hurdles. Delay in holding trials in all cases and circumstances is no
good ground for granting bail to an accused person specially when he stands
arraigned of a crime punishable with death or imprisonment for life."
The said assumption we are constrained to hold, are not only contrary
to the provision of law but also to the established principle of law in
granting bail and the High Court Division has not assigned any reason
refusing bail which is germane to the fact of the case.
On perusal of section 339C(4) we are of the view that even in a non-bailable
offence accused is entitled to be enlarged on bail unless the court decides
otherwise assigning reasons which are relevant to the fact of the case.
In that view of the matter the High Court Division acted illegally in
incorporating certain extraneous assumptions foreign to the concept of
the sections 339C(4) and 497 of CrPC and the same as well could not be
contemplated thereunder in the facts of the instant case in order to limit
the exercise of discretion in granting bail to an accused.
Section 497 also provides for illness as a ground for enlarging on bail
and the appellant has asserted that he has been suffering from enlarged
prostate gland and problems in his urinary track and he is also suffering
from mental tension and depression being an accused languishing in jail
custody for over 6 years since 22nd October 1996 but the same has not
been denied by the prosecution in this appeal.
In the instant case, the charges has been framed on 4th October 1999 on
the basis of a chargesheet submitted in the case on 30th July 1997 and
first information report was lodged on 21-6-1996 over an occurrence dated
14th August 1975. It may be mentioned here that it appears from the certified
copy of the order sheet of the court below that on the basis of order
of stay in criminal revision No. 123 of 2000 all further proceeding of
the case has been stayed pursuant to an order of High Court Division dated
10-5-2000. Although the learned Deputy Attorney-General submits that there
is no stay of further proceeding of the case against the appellant but
since 10-5-2000 no step has been taken by the prosecution either to get
the said criminal revision disposed of or to make the case of the appellant
separated in order to continue with the trial of the case. Undue delay
in holding trial, in the facts and circumstances, due to the prosecution's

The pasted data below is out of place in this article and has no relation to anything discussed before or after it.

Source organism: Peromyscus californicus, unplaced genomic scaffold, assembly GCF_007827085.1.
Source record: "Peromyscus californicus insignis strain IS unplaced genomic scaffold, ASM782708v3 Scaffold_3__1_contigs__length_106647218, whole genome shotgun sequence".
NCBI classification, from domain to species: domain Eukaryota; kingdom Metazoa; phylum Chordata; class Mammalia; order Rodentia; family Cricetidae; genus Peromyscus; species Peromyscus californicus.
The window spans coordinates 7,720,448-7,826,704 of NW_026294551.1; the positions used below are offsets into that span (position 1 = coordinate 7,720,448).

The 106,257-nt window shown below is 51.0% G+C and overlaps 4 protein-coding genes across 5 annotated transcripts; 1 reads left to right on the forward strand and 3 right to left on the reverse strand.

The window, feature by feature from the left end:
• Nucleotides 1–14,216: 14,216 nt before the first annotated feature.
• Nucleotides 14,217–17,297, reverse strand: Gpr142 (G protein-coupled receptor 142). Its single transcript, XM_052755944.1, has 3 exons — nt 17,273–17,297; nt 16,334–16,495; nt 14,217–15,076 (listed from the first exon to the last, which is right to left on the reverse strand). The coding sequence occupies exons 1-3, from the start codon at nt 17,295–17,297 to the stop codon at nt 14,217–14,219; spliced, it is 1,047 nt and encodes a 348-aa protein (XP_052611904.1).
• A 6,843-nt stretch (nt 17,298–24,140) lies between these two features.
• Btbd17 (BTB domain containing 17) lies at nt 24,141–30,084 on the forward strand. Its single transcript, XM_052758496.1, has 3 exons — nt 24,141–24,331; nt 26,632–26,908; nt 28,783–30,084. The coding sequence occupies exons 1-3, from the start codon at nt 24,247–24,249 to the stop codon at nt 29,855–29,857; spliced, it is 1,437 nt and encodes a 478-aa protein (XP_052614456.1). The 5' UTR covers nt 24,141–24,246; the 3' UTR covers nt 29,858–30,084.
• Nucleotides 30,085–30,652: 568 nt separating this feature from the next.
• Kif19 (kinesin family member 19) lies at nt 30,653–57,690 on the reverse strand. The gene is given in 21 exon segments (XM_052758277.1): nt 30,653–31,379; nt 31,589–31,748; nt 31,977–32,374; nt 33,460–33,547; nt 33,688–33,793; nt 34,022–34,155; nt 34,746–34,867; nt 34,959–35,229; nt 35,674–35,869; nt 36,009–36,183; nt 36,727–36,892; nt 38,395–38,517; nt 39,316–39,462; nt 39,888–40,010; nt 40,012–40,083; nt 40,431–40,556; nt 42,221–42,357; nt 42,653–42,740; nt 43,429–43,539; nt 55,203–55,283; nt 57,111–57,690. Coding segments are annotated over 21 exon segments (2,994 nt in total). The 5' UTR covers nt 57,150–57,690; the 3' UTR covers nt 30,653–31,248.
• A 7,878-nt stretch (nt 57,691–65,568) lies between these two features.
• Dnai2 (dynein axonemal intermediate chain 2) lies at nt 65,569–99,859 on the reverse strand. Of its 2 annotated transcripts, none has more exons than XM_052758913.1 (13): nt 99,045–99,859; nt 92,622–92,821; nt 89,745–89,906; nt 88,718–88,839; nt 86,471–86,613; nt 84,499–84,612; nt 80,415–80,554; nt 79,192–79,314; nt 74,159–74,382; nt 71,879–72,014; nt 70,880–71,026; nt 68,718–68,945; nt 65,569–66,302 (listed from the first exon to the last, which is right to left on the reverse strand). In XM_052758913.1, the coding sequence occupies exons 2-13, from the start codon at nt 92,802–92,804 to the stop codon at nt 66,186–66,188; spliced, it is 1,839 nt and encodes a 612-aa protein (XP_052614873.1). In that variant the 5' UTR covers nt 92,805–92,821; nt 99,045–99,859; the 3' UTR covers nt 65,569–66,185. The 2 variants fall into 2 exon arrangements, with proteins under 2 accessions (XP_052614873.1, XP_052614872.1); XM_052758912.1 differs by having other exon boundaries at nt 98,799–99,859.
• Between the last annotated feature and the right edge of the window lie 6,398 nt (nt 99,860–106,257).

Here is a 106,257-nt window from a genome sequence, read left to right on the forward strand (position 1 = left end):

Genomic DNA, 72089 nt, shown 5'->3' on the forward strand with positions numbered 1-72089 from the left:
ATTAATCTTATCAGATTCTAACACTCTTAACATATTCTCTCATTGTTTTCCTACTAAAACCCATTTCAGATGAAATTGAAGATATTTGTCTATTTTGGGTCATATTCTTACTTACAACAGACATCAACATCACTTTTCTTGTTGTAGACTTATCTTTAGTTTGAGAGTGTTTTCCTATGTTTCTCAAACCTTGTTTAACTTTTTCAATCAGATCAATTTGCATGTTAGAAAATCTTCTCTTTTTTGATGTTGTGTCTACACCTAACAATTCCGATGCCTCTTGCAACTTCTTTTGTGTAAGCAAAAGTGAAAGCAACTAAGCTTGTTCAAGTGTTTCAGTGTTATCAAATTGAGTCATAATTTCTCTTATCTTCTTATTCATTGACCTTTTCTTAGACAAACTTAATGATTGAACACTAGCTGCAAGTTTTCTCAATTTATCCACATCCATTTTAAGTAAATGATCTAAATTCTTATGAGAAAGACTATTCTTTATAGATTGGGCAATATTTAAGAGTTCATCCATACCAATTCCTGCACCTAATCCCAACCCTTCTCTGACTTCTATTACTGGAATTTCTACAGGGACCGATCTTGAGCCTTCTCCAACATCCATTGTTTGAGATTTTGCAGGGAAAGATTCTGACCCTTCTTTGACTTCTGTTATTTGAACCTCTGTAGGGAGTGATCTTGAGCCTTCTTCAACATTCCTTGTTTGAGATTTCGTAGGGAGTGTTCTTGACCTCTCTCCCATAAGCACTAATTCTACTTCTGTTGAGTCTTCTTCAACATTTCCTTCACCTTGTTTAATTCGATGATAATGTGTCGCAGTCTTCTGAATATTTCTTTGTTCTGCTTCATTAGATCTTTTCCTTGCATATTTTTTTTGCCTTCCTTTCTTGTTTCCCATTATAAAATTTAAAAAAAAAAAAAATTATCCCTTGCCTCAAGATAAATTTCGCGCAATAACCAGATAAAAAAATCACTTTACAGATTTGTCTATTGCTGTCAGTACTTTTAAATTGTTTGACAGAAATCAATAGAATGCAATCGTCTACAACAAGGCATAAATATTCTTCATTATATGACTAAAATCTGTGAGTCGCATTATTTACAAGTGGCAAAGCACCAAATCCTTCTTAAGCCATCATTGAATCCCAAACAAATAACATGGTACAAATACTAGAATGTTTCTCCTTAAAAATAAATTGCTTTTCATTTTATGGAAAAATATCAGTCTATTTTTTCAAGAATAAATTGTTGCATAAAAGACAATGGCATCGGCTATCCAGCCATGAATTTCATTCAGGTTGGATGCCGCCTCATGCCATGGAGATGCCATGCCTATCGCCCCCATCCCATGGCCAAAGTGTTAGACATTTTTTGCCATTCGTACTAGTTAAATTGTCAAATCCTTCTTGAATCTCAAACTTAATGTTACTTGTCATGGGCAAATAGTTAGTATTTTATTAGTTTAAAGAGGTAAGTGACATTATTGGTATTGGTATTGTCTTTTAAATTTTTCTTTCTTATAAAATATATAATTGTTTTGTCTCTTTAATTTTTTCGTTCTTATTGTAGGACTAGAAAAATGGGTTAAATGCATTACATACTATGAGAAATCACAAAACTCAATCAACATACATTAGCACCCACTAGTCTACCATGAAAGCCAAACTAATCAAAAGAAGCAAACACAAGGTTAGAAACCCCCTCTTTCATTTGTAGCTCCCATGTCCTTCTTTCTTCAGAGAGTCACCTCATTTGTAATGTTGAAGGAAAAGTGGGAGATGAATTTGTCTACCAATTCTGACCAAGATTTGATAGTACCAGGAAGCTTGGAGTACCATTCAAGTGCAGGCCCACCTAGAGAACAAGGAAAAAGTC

pre constination may be considered as valid ground for granting bail.
Over and above, the prosecution could not give plausible reason for such
inordinate delay in proceeding with the case and these circumstance can
be considered as a ground for granting bail to an accused even in the
Besides inordinate delay in prosecuting the trial of the case and the
provision of section 339C(4) of the Code of Criminal Procedure the fact
that the appellant has been suffering from enlarged prostate gland and
problems in his urinary track and from the illness for long as well attracts
the provision of proviso to section 497 CrPC for consideration to enlarge
the accused on bail pending trial of the case.
In view of the above, we are inclined to enlarge the accused appellant
on bail till disposal of the Metropolitan Sessions Case No 8 of 1999 pending
in the Court of Metropolitan Additional Sessions Judge, First Court, Dhaka.
The trial court, however, may cancel the bail on any tested ground as
to misuse of bail as it may deem fit and proper. The accused appellant
shall, however, take permission of the trial court in the event of any
compelling occasion/circumstances necessitating to leave the country.
Accordingly, the impugned order of the High Court Division is set aside
and it is ordered that let the accused appellant Capt. (Retd) Nurul Huda
be enlarged on bail to the satisfaction of the Deputy Commissioner, Dhaka,
if not wanted in connection with any other case.
In the result this appeal is allowed.
Khandakar Mahbub Hossain, Senior Advocate instructed by Md. Aftab Hossain,
Advocate on Record for the appellant. Abu Kpwser Dabirushan, deputy Attorney
General, instructed by Sufia Khatun, Advocate on Record for the respondent.